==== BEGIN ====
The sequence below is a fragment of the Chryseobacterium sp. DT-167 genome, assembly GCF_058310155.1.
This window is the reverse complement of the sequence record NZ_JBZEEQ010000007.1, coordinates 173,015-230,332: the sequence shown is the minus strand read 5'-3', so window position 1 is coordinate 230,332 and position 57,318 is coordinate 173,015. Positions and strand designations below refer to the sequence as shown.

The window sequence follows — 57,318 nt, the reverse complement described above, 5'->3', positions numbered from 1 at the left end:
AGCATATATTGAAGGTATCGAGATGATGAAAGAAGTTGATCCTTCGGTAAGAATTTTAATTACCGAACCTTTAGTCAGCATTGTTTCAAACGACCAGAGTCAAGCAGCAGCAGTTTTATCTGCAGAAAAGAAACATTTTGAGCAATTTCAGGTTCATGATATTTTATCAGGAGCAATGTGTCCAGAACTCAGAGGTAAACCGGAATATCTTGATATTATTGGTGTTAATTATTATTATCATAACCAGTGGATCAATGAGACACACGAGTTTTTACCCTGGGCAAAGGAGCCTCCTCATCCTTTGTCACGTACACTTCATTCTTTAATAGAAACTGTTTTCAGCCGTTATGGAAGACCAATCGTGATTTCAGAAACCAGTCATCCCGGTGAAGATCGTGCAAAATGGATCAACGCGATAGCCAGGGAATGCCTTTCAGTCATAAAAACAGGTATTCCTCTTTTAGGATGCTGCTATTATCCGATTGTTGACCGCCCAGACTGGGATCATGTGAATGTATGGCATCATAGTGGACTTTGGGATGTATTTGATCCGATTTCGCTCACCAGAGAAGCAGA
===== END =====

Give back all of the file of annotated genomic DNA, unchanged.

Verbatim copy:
The sequence below is a fragment of the Chryseobacterium sp. DT-167 genome, assembly GCF_058310155.1.
This window is the reverse complement of the sequence record NZ_JBZEEQ010000007.1, coordinates 173,015-230,332: the sequence shown is the minus strand read 5'-3', so window position 1 is coordinate 230,332 and position 57,318 is coordinate 173,015. Positions and strand designations below refer to the sequence as shown.

The window sequence follows — 57,318 nt, the reverse complement described above, 5'->3', positions numbered from 1 at the left end:
AGCATATATTGAAGGTATCGAGATGATGAAAGAAGTTGATCCTTCGGTAAGAATTTTAATTACCGAACCTTTAGTCAGCATTGTTTCAAACGACCAGAGTCAAGCAGCAGCAGTTTTATCTGCAGAAAAGAAACATTTTGAGCAATTTCAGGTTCATGATATTTTATCAGGAGCAATGTGTCCAGAACTCAGAGGTAAACCGGAATATCTTGATATTATTGGTGTTAATTATTATTATCATAACCAGTGGATCAATGAGACACACGAGTTTTTACCCTGGGCAAAGGAGCCTCCTCATCCTTTGTCACGTACACTTCATTCTTTAATAGAAACTGTTTTCAGCCGTTATGGAAGACCAATCGTGATTTCAGAAACCAGTCATCCCGGTGAAGATCGTGCAAAATGGATCAACGCGATAGCCAGGGAATGCCTTTCAGTCATAAAAACAGGTATTCCTCTTTTAGGATGCTGCTATTATCCGATTGTTGACCGCCCAGACTGGGATCATGTGAATGTATGGCATCATAGTGGACTTTGGGATGTATTTGATCCGATTTCGCTCACCAGAGAAGCAGA